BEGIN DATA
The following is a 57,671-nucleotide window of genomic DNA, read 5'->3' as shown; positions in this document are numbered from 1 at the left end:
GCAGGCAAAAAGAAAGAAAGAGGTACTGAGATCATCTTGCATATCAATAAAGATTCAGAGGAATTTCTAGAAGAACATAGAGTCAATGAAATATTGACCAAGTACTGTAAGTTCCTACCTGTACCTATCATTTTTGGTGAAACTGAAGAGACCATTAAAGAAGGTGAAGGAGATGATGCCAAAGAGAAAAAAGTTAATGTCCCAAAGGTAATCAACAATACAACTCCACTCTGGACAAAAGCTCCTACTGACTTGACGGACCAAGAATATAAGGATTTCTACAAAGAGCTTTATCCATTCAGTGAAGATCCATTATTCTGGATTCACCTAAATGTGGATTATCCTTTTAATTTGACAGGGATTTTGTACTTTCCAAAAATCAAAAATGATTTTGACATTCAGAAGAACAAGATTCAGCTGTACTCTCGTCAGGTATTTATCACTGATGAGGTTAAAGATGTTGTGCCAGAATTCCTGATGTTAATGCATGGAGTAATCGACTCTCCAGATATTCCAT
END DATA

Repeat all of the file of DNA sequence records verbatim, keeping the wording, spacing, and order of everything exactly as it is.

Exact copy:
The following is a 57,671-nucleotide window of genomic DNA, read 5'->3' as shown; positions in this document are numbered from 1 at the left end:
GCAGGCAAAAAGAAAGAAAGAGGTACTGAGATCATCTTGCATATCAATAAAGATTCAGAGGAATTTCTAGAAGAACATAGAGTCAATGAAATATTGACCAAGTACTGTAAGTTCCTACCTGTACCTATCATTTTTGGTGAAACTGAAGAGACCATTAAAGAAGGTGAAGGAGATGATGCCAAAGAGAAAAAAGTTAATGTCCCAAAGGTAATCAACAATACAACTCCACTCTGGACAAAAGCTCCTACTGACTTGACGGACCAAGAATATAAGGATTTCTACAAAGAGCTTTATCCATTCAGTGAAGATCCATTATTCTGGATTCACCTAAATGTGGATTATCCTTTTAATTTGACAGGGATTTTGTACTTTCCAAAAATCAAAAATGATTTTGACATTCAGAAGAACAAGATTCAGCTGTACTCTCGTCAGGTATTTATCACTGATGAGGTTAAAGATGTTGTGCCAGAATTCCTGATGTTAATGCATGGAGTAATCGACTCTCCAGATATTCCAT